When it comes to searching for artifacts from the space race of the 1960s, little is more demanding than flying hardware. Oh, of course, there were stories about small samples of 382 kg of lunar stones and dust that were returned at the cost of about $ 25 billion, turning them into the hands of private collectors, and the moon's pieces could be the ultimate collector's item. , but really, at the end of the day it's just rock and dust. The serious space addict wants hardware – the real parts of human engineering that helped to realize an epic adventure, and the closer the moon has to the artifact, the more desirable.  The Saturn V rocket, just a 5,600kg command module is returned to Earth intact. The rest was left on the road, mostly burned in the atmosphere or left on the surface of the moon. While some of these artifacts are recovering ̵
But at least one artifact escaped this obscene destiny, silently circling the sun over the last 50 years. This lone post of the space program, the climbing phase of the Apollo 10 moon, seems to have been located by a team of amateur astronomers, and if indeed the spacecraft called "Snoopy" by his crew is still there
For as well designed as the entire Apollo program, she made some serious compromises to get to the moon within the time given by President Kennedy's speech in 1961. With the presence of a bottomless pit of the available money, it was much faster to design Apollo as a series from one-time modules, rather than the return of spacecraft for re-use. That's why everything that applies to Apollo has been trading money for the pace of development, everything that's built to do just one job, do it well, and then, for the most part, be gone.
This design philosophy was clear from the arrangement of the lunar module or LM. Deployed from the warehouse under the Command Module (CSM) and arriving at it, the indescribable junction made the transit journey, after which LM dropped to the surface, stopped and maneuvered the engine at the lower descent. When the time came to get home, the two astronauts launched the upper stage of climb back into the lunar orbit attached to the CSM, and rejected the now useless phase of climbing that would rotate around the moon shortly before it crashed into it.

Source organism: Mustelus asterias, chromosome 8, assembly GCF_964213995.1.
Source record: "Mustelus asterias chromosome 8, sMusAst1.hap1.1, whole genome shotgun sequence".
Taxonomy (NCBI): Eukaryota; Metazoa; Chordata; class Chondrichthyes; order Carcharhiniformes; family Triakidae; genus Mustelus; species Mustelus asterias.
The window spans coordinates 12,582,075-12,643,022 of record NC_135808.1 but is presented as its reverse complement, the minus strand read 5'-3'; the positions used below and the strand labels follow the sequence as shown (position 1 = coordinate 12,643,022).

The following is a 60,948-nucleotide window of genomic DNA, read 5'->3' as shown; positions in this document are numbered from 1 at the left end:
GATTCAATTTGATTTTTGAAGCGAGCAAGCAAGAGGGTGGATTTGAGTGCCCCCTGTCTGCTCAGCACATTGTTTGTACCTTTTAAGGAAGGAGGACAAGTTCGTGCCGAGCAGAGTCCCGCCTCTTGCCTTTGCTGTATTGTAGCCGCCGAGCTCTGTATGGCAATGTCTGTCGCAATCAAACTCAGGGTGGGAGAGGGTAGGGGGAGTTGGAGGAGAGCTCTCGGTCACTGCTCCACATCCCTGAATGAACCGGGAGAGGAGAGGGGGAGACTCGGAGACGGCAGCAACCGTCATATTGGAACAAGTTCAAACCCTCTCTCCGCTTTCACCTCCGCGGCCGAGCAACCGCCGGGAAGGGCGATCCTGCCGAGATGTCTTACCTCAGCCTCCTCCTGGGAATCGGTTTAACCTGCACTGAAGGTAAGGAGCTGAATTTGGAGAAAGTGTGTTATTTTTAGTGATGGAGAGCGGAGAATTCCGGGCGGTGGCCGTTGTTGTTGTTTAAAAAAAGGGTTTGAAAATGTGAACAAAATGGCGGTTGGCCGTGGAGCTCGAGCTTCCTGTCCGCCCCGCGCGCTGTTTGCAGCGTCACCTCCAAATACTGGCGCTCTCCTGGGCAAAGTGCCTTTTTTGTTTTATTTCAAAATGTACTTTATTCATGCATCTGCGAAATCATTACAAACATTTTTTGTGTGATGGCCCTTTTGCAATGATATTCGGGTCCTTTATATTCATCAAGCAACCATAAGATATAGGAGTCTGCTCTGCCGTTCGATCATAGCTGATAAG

This was the scenario for all the piloted sites. But Apollo 10, the general rehearsal about the possible landing of Apollo 11, was different. Its mission was to further characterize the moon's gravity so that the guidance systems were tightly calibrated for Apollo 11, as well as allowing the entire ground control team to practice for the big show. To this end, astronauts Tom Stafford and Jin Chernan descended to LM "Snoopy" up to 14 km from the lunar surface, surprisingly close and still before discarding the lower descent and returning to the Charlie Braun Command Module, Pilot
Instead of turning into ruins on the surface like the downhill stage, the remaining fuel in the Snooping climbing stage was used to launch it from the moon's orbit. It is unclear why this is done by any of the available mission documents, but we can make some assumptions. First, the missions of Apollo 11 ahead of the left seismometers of the moon surface and the presence of something massive surface crash at some time and place were the perfect way to validate the instruments. Since Chernan and Staffordshire never touched Snoopy, they never put these tools, so breaking the machine on the Moon is pointless.